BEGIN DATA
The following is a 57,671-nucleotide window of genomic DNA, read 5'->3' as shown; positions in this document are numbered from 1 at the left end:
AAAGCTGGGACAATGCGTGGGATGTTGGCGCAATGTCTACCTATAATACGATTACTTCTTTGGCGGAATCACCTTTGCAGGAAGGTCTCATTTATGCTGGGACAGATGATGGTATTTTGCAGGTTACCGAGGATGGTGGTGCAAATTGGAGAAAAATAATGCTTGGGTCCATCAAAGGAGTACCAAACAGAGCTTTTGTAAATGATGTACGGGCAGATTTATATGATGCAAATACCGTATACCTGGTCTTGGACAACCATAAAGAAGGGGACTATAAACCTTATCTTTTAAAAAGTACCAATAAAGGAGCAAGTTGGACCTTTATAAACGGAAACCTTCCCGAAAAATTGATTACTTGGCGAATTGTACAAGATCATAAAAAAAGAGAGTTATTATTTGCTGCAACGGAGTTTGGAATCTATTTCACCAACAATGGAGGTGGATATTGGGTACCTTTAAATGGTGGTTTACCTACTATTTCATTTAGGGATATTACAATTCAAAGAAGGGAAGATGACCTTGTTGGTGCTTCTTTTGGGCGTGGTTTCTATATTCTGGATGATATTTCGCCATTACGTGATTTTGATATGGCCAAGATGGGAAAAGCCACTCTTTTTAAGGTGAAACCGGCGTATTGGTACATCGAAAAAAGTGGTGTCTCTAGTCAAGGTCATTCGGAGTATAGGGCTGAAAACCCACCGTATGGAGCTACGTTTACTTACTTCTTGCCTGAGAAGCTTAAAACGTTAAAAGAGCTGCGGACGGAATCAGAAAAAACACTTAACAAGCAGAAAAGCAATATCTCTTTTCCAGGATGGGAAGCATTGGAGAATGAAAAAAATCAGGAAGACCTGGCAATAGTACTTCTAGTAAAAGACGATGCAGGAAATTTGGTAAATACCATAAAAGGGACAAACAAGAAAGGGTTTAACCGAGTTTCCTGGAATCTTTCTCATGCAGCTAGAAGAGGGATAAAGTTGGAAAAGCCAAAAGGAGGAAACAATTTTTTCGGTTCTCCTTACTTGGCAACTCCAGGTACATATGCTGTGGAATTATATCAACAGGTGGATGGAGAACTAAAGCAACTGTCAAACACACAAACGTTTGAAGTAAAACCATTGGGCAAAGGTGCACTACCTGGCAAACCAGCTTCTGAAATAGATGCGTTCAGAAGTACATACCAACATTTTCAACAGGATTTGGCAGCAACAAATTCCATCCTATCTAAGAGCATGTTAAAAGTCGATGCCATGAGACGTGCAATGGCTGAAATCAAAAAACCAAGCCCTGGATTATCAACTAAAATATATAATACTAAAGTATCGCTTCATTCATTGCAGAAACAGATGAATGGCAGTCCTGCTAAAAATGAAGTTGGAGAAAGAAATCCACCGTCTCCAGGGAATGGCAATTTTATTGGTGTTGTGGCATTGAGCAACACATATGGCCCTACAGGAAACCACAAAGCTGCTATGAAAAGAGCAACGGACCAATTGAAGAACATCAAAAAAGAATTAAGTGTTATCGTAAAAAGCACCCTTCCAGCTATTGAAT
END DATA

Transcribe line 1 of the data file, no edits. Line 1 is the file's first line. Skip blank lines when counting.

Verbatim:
The following is a 57,671-nucleotide window of genomic DNA, read 5'->3' as shown; positions in this document are numbered from 1 at the left end: